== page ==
If it fits the description below, it can go in the recycling bin. If it does not, it should go in the trash (unless it is a clean, dry plastic bag; they can be recycled at area grocery, pharmacy and retail stores). Please rinse and place the following items in your blue bin. They can also be taken to OCRRA's Ley Creek Drop-Off Site.

• BOTTLE* - something that has a neck and a smaller opening than base (has threads at the neck for a screw on cap),

• JUG* - something with a handle - like a milk jug or laundry detergent bottle,

• JAR* - similar to the bottle description: example) peanut butter jar, or

• WIDE-MOUTH, STACKABLE DAIRY TUB – any tub that previously contained a dairy product like butter, yogurt, Cool Whip, cream cheese, etc. It must be able to nest inside itself though. If you can’t stack them inside themselves, they are not recyclable. Lids are not recyclable on the wide-mouth stackable dairy tubs.

*Plastic caps on bottles, jugs or jars can be recycled, but only if you reattach them. If they go in the bin loose they end up as trash. If you have a spray cap, it should be removed and thrown in the trash.

METAL caps go in the trash. They will be recovered at the Waste-to-Energy Facility and recycled. Each year 10,000 tons of metal are recycled this way!

You can watch a video about the Waste-to-Energy process here:

Residents can choose how they manage the PLASTIC caps to their bottles/jugs/jars. They can either be removed from the bottle and thrown in the trash, or they can go in the blue bin, but only if attached to the bottle. To prevent them from "falling through the cracks" during the recycling process, follow these simple steps:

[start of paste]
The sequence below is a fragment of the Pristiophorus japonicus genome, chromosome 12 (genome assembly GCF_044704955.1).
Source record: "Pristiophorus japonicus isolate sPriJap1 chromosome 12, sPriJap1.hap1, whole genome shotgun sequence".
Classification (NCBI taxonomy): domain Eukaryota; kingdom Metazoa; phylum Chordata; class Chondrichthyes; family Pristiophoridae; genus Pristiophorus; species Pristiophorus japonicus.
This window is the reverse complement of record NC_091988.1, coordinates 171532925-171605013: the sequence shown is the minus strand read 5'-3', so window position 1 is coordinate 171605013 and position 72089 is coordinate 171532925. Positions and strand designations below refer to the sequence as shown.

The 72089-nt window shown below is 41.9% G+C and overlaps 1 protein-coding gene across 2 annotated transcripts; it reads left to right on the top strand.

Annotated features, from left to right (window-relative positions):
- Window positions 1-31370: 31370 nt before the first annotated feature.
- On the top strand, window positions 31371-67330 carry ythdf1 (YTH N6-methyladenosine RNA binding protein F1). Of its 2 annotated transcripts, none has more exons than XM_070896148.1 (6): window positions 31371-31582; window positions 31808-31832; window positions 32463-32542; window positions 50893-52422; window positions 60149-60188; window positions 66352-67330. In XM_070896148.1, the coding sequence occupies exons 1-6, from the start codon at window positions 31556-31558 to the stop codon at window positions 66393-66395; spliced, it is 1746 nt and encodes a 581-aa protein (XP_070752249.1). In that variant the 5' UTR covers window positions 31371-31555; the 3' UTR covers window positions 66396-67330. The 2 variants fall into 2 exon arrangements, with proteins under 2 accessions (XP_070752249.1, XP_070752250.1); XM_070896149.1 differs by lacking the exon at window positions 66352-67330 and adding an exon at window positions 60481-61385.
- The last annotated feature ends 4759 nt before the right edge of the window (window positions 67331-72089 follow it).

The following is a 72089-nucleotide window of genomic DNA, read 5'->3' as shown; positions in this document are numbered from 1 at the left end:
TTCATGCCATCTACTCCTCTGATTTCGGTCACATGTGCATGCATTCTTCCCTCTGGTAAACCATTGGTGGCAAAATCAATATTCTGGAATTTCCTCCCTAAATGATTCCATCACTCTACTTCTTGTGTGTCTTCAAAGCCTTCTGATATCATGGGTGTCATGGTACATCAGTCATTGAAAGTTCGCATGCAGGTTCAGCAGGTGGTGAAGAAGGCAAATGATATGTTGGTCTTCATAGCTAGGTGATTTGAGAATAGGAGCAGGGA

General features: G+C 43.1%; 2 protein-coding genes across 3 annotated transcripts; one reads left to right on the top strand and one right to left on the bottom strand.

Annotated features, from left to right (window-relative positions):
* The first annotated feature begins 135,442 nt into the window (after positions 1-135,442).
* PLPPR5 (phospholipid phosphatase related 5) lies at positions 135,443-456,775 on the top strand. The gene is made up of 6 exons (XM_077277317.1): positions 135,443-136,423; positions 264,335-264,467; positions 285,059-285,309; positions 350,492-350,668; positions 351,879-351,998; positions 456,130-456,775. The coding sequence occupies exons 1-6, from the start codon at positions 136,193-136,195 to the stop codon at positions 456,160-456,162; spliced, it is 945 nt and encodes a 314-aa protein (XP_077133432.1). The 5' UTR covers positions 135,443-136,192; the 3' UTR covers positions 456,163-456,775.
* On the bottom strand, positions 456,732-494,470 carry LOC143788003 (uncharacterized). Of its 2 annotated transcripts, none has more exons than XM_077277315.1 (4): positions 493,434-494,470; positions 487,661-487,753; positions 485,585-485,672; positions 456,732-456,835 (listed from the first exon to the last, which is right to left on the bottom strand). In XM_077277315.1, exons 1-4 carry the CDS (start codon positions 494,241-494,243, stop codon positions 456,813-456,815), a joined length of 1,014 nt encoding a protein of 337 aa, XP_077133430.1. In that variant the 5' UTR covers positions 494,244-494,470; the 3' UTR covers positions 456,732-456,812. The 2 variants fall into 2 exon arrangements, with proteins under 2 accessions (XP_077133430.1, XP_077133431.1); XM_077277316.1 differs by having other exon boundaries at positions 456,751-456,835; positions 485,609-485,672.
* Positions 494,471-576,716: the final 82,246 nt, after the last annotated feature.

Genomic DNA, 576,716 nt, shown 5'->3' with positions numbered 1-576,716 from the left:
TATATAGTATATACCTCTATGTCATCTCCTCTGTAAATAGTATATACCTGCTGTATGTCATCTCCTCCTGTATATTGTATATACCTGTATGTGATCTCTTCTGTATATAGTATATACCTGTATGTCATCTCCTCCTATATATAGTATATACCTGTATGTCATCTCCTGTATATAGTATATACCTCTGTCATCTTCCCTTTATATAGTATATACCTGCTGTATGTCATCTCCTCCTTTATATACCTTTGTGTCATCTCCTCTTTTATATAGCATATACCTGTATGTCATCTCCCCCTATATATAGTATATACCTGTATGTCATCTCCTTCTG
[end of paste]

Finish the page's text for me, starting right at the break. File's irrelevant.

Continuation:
1. Remove cap.
  2. Rinse bottle (do NOT crush - the 3-D nature of a bottle helps keep it separate from paper at the recycling sorting facility).
  3. Replace cap.
  4. Place in blue bin.

Also recyclable are cartons - think milk or juice cartons - cardboard, newspaper, magazines, catalogs, softcover books, paperboard boxes - like cereal, pasta, tissue - office paper, mail and NON-frozen food boxes.

If you find yourself having to ask yourself too many questions when deciding if something goes in the bin vs. not, it should go in the trash to avoid contaminating the other recyclables.

When in doubt, if you can't check it out (on our website, on Facebook, or by calling us at 315-453-2866), throw it out.


Instead of purchasing drink bottles, try:

  1. A water filtration system and glassware - this eliminates plastic water bottles all together!
  2. Larger soda or juice jugs and glassware
  3. Buying items in bulk


Try to reuse these items before placing them in the blue bin.


Any bottles, jars and jugs that are empty, but previously held hazardous materials should be disposed of in the trash. For example, empty oil, gas, fertilizer or pesticide containers should go in the trash, not in your recycle bin.

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